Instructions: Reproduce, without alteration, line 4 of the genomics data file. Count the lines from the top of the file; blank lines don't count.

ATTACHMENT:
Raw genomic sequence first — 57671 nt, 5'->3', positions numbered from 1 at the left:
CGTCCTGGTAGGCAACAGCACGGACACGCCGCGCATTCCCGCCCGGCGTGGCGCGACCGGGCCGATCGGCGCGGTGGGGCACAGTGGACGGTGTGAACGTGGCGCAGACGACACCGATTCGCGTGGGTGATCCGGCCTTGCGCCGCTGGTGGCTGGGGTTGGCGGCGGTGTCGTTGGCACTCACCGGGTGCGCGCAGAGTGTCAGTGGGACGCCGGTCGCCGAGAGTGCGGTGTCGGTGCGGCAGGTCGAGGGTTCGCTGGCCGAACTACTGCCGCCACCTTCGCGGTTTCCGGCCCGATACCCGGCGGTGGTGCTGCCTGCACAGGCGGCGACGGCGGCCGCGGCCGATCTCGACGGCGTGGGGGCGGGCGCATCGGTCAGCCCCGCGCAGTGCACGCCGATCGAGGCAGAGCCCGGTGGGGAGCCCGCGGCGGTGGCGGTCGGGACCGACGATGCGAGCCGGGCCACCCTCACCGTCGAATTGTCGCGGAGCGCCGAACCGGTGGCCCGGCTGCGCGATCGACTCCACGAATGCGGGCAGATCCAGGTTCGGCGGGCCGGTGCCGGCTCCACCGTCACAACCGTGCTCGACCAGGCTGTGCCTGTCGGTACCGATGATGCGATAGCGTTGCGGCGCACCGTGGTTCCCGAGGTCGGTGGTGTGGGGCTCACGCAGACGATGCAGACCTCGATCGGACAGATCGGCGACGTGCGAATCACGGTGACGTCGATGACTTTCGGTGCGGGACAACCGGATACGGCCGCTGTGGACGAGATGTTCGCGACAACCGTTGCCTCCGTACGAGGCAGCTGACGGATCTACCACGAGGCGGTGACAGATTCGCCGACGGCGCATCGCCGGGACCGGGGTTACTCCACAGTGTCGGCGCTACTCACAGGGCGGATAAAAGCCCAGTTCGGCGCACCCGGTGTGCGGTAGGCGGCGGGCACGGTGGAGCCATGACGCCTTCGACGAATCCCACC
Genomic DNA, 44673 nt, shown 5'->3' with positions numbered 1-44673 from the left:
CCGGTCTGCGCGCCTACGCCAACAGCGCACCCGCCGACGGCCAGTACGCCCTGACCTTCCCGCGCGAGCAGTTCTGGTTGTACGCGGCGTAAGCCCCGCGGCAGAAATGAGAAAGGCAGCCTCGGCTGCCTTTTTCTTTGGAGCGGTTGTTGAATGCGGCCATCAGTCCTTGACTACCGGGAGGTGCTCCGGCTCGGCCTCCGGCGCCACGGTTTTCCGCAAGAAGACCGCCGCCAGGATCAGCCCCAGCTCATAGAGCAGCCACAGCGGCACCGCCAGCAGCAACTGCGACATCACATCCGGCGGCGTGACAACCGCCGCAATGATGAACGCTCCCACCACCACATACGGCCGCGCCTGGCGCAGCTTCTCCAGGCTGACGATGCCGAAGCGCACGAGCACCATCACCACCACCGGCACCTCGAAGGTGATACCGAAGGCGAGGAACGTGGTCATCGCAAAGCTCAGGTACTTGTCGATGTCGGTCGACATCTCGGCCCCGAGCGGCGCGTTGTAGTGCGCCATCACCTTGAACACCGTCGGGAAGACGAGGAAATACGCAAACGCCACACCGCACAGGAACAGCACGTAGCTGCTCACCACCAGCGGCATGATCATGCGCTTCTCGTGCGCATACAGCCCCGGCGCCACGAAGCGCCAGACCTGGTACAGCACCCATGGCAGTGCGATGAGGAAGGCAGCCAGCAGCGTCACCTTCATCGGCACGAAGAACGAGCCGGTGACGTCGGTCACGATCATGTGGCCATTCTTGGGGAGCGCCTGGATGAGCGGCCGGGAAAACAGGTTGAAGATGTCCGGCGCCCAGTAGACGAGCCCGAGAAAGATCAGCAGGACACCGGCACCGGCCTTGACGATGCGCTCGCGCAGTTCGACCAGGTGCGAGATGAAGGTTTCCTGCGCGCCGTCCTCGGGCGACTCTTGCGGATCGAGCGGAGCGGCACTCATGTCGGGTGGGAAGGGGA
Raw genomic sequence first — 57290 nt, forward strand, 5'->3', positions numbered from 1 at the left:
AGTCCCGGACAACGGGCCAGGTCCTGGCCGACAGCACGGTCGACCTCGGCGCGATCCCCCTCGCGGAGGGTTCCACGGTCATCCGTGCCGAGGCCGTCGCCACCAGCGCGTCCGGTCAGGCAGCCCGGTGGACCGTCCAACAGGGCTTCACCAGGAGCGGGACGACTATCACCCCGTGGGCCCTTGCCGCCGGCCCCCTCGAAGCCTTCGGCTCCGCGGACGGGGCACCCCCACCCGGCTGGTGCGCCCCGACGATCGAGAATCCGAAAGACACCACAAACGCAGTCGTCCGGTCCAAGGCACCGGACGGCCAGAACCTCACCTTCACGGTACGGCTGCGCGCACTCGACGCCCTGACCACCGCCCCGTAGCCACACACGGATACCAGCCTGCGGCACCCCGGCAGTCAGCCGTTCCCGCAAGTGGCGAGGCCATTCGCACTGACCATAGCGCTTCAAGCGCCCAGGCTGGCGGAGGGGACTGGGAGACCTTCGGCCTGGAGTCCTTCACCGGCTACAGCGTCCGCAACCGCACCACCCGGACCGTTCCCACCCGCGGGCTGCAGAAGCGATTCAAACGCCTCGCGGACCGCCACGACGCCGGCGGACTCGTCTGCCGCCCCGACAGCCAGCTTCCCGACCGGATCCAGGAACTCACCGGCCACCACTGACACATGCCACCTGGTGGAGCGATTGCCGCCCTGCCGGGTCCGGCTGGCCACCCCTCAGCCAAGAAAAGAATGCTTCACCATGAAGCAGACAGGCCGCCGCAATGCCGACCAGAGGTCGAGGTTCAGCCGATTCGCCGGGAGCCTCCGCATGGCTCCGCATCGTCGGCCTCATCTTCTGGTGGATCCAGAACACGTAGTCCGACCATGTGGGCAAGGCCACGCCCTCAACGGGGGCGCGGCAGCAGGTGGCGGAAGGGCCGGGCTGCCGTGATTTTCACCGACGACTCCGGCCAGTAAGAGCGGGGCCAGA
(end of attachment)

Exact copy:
CCGGTCTGCGCGCCTACGCCAACAGCGCACCCGCCGACGGCCAGTACGCCCTGACCTTCCCGCGCGAGCAGTTCTGGTTGTACGCGGCGTAAGCCCCGCGGCAGAAATGAGAAAGGCAGCCTCGGCTGCCTTTTTCTTTGGAGCGGTTGTTGAATGCGGCCATCAGTCCTTGACTACCGGGAGGTGCTCCGGCTCGGCCTCCGGCGCCACGGTTTTCCGCAAGAAGACCGCCGCCAGGATCAGCCCCAGCTCATAGAGCAGCCACAGCGGCACCGCCAGCAGCAACTGCGACATCACATCCGGCGGCGTGACAACCGCCGCAATGATGAACGCTCCCACCACCACATACGGCCGCGCCTGGCGCAGCTTCTCCAGGCTGACGATGCCGAAGCGCACGAGCACCATCACCACCACCGGCACCTCGAAGGTGATACCGAAGGCGAGGAACGTGGTCATCGCAAAGCTCAGGTACTTGTCGATGTCGGTCGACATCTCGGCCCCGAGCGGCGCGTTGTAGTGCGCCATCACCTTGAACACCGTCGGGAAGACGAGGAAATACGCAAACGCCACACCGCACAGGAACAGCACGTAGCTGCTCACCACCAGCGGCATGATCATGCGCTTCTCGTGCGCATACAGCCCCGGCGCCACGAAGCGCCAGACCTGGTACAGCACCCATGGCAGTGCGATGAGGAAGGCAGCCAGCAGCGTCACCTTCATCGGCACGAAGAACGAGCCGGTGACGTCGGTCACGATCATGTGGCCATTCTTGGGGAGCGCCTGGATGAGCGGCCGGGAAAACAGGTTGAAGATGTCCGGCGCCCAGTAGACGAGCCCGAGAAAGATCAGCAGGACACCGGCACCGGCCTTGACGATGCGCTCGCGCAGTTCGACCAGGTGCGAGATGAAGGTTTCCTGCGCGCCGTCCTCGGGCGACTCTTGCGGATCGAGCGGAGCGGCACTCATGTCGGGTGGGAAGGGGA